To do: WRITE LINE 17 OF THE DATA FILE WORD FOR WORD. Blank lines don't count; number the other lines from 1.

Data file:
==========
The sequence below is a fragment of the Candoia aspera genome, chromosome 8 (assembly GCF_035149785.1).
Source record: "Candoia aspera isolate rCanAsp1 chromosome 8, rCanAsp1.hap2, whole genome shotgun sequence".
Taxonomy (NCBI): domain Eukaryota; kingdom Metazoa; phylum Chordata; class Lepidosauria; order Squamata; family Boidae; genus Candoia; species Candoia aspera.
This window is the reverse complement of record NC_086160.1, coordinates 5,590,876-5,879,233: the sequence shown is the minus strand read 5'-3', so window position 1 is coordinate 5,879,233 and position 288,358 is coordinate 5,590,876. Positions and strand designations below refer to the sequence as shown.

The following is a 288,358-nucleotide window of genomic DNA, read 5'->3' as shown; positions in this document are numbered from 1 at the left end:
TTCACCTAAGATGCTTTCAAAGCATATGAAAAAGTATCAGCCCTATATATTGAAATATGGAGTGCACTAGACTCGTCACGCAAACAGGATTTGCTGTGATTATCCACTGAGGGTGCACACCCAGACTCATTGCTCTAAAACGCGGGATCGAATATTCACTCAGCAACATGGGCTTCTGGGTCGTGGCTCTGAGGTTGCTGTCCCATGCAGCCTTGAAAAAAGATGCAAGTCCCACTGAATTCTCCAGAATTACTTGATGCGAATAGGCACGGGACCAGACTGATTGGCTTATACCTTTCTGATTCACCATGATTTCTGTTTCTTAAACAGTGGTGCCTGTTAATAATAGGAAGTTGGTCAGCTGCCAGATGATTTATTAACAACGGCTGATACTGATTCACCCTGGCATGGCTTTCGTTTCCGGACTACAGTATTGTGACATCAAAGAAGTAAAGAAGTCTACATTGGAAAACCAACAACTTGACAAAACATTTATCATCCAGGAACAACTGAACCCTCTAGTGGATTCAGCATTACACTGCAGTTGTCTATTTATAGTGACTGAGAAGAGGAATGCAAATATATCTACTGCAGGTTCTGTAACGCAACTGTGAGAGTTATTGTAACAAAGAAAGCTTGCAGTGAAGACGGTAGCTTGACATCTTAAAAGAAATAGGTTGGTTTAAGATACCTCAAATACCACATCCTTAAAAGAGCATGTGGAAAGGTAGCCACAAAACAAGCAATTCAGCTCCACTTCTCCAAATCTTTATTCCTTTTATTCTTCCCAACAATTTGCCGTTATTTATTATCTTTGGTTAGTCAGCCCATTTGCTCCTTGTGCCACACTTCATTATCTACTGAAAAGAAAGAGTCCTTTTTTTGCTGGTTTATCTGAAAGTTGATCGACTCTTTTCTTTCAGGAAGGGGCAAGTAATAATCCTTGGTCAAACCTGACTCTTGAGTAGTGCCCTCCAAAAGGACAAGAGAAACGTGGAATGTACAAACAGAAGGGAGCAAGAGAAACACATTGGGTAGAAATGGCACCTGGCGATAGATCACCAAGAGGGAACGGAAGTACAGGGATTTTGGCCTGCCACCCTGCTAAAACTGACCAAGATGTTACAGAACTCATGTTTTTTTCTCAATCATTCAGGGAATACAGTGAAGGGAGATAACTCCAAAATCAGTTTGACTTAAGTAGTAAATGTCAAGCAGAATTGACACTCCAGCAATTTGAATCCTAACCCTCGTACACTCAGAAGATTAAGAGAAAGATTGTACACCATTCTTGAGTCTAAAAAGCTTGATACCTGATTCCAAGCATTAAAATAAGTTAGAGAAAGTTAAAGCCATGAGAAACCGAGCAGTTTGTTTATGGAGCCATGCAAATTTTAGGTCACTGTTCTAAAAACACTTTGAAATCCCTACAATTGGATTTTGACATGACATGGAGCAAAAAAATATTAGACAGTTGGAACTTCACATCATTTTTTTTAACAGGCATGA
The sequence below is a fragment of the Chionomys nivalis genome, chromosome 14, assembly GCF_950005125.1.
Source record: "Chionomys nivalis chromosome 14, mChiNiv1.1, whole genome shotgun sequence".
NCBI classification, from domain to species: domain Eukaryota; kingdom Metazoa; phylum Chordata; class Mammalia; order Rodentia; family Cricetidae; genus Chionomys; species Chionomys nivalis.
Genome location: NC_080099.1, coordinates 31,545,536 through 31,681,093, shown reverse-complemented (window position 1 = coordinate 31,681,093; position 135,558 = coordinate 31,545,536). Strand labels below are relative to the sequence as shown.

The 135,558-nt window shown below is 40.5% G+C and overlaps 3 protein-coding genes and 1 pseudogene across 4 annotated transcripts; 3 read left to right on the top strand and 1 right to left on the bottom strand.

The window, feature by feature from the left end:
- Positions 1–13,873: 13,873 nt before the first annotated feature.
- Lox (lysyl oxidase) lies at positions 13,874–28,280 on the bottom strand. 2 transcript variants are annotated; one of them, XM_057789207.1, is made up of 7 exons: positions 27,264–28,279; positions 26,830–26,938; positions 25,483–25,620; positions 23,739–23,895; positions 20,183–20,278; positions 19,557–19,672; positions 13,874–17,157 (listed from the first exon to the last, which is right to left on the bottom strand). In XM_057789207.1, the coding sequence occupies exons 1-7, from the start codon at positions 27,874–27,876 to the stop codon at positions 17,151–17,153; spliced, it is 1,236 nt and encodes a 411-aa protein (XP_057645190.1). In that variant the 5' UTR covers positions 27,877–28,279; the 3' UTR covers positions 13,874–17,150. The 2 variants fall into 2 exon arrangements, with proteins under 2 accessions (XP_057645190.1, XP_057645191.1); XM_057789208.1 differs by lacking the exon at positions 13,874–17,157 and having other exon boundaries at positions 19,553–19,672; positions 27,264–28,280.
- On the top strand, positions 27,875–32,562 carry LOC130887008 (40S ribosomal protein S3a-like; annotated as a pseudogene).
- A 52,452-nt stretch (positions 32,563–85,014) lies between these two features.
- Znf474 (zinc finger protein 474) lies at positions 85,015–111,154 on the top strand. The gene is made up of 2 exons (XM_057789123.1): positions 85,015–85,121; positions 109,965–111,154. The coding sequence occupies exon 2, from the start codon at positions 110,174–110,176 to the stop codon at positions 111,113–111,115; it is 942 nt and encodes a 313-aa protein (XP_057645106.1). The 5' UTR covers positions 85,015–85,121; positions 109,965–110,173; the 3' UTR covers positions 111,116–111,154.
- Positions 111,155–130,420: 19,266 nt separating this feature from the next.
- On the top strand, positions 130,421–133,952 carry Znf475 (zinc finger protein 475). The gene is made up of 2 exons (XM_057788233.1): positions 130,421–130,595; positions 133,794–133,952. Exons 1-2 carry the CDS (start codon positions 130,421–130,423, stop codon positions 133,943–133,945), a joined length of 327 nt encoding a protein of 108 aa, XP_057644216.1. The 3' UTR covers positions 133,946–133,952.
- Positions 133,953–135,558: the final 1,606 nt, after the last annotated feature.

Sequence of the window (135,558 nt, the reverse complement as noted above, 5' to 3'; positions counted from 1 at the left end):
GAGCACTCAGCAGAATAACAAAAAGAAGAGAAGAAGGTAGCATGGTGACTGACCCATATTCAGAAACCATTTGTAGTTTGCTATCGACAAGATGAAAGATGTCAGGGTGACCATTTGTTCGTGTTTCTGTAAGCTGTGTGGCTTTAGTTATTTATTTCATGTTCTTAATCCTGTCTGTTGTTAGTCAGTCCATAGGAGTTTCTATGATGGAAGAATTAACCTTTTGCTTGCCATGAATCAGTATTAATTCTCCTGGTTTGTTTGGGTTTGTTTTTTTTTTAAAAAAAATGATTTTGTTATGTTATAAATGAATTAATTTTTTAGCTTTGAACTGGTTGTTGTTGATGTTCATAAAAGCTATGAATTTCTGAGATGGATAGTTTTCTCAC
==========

- Znf474 (zinc finger protein 474) lies at positions 85,015–111,154 on the top strand. The gene is made up of 2 exons (XM_057789123.1): positions 85,015–85,121; positions 109,965–111,154. The coding sequence occupies exon 2, from the start codon at positions 110,174–110,176 to the stop codon at positions 111,113–111,115; it is 942 nt and encodes a 313-aa protein (XP_057645106.1). The 5' UTR covers positions 85,015–85,121; positions 109,965–110,173; the 3' UTR covers positions 111,116–111,154.